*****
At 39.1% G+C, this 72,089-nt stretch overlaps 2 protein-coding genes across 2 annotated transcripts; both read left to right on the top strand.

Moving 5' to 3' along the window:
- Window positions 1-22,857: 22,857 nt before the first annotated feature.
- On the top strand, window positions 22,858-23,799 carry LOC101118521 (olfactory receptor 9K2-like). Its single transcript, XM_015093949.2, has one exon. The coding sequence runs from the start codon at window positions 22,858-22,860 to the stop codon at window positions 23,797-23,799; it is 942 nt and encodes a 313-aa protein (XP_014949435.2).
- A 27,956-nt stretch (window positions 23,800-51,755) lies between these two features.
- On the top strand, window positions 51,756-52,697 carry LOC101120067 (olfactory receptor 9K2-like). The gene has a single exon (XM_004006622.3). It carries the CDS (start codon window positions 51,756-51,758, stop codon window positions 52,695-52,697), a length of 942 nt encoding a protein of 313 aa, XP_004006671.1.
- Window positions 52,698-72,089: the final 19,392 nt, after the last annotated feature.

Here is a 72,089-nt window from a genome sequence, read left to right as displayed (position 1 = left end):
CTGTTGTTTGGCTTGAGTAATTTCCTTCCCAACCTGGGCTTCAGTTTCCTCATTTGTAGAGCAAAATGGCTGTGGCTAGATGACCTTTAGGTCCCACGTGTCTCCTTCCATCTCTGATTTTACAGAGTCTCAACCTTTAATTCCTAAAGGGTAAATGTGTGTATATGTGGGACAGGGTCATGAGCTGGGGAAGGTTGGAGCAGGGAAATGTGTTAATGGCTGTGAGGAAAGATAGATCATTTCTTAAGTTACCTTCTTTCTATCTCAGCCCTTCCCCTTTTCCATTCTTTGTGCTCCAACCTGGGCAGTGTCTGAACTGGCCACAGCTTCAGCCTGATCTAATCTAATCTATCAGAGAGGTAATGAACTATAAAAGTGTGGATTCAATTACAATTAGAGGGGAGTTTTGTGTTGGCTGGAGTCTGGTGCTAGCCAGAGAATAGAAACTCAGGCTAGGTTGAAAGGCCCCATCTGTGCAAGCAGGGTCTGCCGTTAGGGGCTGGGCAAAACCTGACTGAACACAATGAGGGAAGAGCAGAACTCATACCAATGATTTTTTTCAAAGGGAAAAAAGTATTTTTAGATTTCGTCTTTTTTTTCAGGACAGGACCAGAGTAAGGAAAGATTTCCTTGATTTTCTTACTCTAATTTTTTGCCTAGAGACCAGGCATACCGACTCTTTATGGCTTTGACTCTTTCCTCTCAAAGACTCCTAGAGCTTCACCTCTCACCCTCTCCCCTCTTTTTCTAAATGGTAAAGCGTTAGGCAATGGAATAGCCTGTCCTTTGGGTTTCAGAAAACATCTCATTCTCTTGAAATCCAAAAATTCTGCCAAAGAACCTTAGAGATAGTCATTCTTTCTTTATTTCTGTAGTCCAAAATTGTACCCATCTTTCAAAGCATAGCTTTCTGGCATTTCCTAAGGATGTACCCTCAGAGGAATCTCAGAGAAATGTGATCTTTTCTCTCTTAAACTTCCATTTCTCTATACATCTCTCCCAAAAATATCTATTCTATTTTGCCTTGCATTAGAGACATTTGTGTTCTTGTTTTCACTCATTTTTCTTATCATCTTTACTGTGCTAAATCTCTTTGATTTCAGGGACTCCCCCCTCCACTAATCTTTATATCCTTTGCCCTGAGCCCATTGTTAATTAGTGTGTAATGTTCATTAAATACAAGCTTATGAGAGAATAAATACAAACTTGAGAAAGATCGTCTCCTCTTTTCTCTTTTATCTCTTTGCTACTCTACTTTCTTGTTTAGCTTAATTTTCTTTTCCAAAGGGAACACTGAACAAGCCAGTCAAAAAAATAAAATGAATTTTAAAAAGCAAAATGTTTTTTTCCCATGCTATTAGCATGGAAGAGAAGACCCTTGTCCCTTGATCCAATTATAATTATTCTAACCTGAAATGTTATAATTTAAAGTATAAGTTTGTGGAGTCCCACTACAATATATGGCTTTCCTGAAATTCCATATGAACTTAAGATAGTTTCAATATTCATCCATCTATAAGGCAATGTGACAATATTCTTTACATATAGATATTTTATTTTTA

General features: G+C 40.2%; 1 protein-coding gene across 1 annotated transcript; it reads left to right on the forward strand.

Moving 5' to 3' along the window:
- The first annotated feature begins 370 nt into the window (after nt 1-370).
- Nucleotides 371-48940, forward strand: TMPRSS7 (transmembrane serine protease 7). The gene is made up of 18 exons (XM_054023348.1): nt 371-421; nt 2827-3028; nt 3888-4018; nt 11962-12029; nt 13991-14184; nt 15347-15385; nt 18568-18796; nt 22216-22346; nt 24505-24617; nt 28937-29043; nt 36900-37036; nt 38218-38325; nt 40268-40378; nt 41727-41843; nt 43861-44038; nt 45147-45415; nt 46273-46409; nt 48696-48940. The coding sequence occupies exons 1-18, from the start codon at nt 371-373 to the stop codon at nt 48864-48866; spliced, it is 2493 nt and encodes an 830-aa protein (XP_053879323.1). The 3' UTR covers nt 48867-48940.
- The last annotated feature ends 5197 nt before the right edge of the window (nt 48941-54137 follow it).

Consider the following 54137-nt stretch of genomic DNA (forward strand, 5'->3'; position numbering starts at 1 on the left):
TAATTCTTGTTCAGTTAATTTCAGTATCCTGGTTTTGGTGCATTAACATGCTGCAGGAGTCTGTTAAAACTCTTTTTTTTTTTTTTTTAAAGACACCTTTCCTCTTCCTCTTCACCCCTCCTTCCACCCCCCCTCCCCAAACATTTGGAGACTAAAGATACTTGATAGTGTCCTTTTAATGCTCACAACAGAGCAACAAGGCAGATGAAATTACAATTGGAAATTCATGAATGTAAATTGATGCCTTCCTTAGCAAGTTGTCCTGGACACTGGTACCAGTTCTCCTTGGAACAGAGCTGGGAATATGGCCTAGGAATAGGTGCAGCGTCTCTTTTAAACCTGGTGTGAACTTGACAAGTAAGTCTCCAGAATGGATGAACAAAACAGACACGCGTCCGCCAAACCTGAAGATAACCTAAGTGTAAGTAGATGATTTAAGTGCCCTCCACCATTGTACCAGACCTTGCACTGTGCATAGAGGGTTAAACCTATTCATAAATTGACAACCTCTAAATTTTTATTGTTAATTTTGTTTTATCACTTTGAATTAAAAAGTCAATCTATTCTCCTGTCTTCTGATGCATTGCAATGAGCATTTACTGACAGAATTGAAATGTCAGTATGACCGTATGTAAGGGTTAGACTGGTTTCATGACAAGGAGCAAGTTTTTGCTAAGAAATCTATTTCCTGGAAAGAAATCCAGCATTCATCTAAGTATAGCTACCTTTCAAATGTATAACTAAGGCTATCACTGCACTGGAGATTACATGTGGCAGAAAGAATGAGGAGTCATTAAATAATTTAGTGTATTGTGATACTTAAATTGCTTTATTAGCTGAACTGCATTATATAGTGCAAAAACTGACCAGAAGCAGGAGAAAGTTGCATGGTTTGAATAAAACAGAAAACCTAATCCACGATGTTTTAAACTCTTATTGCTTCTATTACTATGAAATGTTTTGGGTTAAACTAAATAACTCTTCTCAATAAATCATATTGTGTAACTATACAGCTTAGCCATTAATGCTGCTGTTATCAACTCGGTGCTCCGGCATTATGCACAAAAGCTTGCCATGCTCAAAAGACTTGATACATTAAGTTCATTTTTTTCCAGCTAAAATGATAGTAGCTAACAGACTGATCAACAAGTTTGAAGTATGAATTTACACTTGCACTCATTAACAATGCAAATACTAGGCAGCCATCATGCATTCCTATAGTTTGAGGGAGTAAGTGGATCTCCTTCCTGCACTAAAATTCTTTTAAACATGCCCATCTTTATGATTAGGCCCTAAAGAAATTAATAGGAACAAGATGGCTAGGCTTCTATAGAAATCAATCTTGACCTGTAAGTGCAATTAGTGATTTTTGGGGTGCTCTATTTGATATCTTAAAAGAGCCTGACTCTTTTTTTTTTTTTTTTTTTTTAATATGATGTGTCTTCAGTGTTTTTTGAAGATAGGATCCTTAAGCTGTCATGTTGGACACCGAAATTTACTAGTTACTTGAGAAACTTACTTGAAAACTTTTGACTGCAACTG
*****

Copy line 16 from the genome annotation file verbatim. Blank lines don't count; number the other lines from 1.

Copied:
TAATTCTTGTTCAGTTAATTTCAGTATCCTGGTTTTGGTGCATTAACATGCTGCAGGAGTCTGTTAAAACTCTTTTTTTTTTTTTTTTAAAGACACCTTTCCTCTTCCTCTTCACCCCTCCTTCCACCCCCCCTCCCCAAACATTTGGAGACTAAAGATACTTGATAGTGTCCTTTTAATGCTCACAACAGAGCAACAAGGCAGATGAAATTACAATTGGAAATTCATGAATGTAAATTGATGCCTTCCTTAGCAAGTTGTCCTGGACACTGGTACCAGTTCTCCTTGGAACAGAGCTGGGAATATGGCCTAGGAATAGGTGCAGCGTCTCTTTTAAACCTGGTGTGAACTTGACAAGTAAGTCTCCAGAATGGATGAACAAAACAGACACGCGTCCGCCAAACCTGAAGATAACCTAAGTGTAAGTAGATGATTTAAGTGCCCTCCACCATTGTACCAGACCTTGCACTGTGCATAGAGGGTTAAACCTATTCATAAATTGACAACCTCTAAATTTTTATTGTTAATTTTGTTTTATCACTTTGAATTAAAAAGTCAATCTATTCTCCTGTCTTCTGATGCATTGCAATGAGCATTTACTGACAGAATTGAAATGTCAGTATGACCGTATGTAAGGGTTAGACTGGTTTCATGACAAGGAGCAAGTTTTTGCTAAGAAATCTATTTCCTGGAAAGAAATCCAGCATTCATCTAAGTATAGCTACCTTTCAAATGTATAACTAAGGCTATCACTGCACTGGAGATTACATGTGGCAGAAAGAATGAGGAGTCATTAAATAATTTAGTGTATTGTGATACTTAAATTGCTTTATTAGCTGAACTGCATTATATAGTGCAAAAACTGACCAGAAGCAGGAGAAAGTTGCATGGTTTGAATAAAACAGAAAACCTAATCCACGATGTTTTAAACTCTTATTGCTTCTATTACTATGAAATGTTTTGGGTTAAACTAAATAACTCTTCTCAATAAATCATATTGTGTAACTATACAGCTTAGCCATTAATGCTGCTGTTATCAACTCGGTGCTCCGGCATTATGCACAAAAGCTTGCCATGCTCAAAAGACTTGATACATTAAGTTCATTTTTTTCCAGCTAAAATGATAGTAGCTAACAGACTGATCAACAAGTTTGAAGTATGAATTTACACTTGCACTCATTAACAATGCAAATACTAGGCAGCCATCATGCATTCCTATAGTTTGAGGGAGTAAGTGGATCTCCTTCCTGCACTAAAATTCTTTTAAACATGCCCATCTTTATGATTAGGCCCTAAAGAAATTAATAGGAACAAGATGGCTAGGCTTCTATAGAAATCAATCTTGACCTGTAAGTGCAATTAGTGATTTTTGGGGTGCTCTATTTGATATCTTAAAAGAGCCTGACTCTTTTTTTTTTTTTTTTTTTTTAATATGATGTGTCTTCAGTGTTTTTTGAAGATAGGATCCTTAAGCTGTCATGTTGGACACCGAAATTTACTAGTTACTTGAGAAACTTACTTGAAAACTTTTGACTGCAACTG